Dena E. Rifkin, MD, MS; Nisha Bansal, MD, MAS; Esther K. Choo, MD, MPH
Disclosures: Authors have disclosed no conflicts of interest. Forms can be viewed at www.acponline.org/authors/icmje/ConflictOfInterestForms.do?msNum=L14-0213.
Rifkin D., Bansal N., Choo E.; Gender Differences in Time Spent on Parenting and Domestic Responsibilities. Ann Intern Med. 2014;161:534. doi: 10.7326/L14-5019-6
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Published: Ann Intern Med. 2014;161(7):534.
TO THE EDITOR:
We read Jolly and colleagues' article (1) with great interest. As current National Institutes of Health career development awardees who are also mothers with employed spouses, we were not shocked to learn that women of our generation continue to bear a disproportionate burden of domestic work compared with men and that women with children devote less time to research than their male counterparts (with a gap that is roughly equal to the extra time spent doing domestic work).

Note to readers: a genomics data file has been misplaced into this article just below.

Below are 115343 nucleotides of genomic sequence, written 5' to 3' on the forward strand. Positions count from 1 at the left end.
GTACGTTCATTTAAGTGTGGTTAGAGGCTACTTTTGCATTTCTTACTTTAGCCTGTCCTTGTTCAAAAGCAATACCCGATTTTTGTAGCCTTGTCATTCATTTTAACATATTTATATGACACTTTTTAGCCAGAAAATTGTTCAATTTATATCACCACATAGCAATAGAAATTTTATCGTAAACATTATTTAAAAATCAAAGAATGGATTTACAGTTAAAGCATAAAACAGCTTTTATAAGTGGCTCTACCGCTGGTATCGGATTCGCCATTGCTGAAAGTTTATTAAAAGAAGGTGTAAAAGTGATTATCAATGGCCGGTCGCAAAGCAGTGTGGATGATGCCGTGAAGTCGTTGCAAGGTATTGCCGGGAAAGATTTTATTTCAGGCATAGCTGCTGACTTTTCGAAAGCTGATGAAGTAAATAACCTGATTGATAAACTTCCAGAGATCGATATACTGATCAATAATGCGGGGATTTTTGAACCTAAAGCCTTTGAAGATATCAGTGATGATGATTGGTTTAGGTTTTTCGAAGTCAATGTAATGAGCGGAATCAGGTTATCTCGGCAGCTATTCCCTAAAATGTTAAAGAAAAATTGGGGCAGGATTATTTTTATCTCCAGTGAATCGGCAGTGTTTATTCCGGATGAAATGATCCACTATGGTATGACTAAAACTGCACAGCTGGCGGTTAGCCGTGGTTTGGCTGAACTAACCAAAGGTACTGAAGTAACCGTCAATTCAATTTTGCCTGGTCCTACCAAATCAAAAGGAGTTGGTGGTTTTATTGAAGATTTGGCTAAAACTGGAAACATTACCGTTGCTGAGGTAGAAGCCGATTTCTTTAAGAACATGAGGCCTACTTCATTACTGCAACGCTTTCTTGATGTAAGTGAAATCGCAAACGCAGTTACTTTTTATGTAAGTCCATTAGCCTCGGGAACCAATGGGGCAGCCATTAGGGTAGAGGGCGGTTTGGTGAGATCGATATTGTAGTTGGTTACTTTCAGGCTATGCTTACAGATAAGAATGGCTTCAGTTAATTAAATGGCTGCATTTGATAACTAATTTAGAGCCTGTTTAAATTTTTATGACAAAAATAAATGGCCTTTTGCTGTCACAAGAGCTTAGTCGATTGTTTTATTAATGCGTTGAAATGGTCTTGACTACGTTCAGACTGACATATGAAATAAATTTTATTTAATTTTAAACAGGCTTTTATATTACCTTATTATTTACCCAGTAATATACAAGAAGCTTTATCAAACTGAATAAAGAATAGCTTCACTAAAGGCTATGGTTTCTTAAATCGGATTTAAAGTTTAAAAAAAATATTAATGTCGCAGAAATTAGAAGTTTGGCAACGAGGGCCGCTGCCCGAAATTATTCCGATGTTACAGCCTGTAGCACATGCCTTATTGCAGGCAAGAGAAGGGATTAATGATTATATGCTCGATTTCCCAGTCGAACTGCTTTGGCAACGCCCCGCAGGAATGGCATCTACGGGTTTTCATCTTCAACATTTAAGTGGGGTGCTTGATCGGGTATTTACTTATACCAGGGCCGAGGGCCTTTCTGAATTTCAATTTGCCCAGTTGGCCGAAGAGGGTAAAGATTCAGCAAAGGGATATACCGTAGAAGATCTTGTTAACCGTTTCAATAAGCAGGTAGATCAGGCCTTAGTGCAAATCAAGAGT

What did shock us were the conclusions drawn by Cooke and Laine (2). They state that the “true measure of a successful life in academic medicine ... may no longer be measured in grants garnered, papers published, or salary attained but rather in the flexibility to balance” other life goals. At our institutions, grants and papers are the sine qua non of a research-based academic career and promotion from the junior faculty state. To paraphrase Vince Lombardi, grants and papers aren't everything—they are the only thing. Although other career trajectories are now open in the world of academic medicine, the primarily research-funded academician still needs to produce publications and acquire independent funding to continue in that role and to advance up the academic ladder, regardless of sex.
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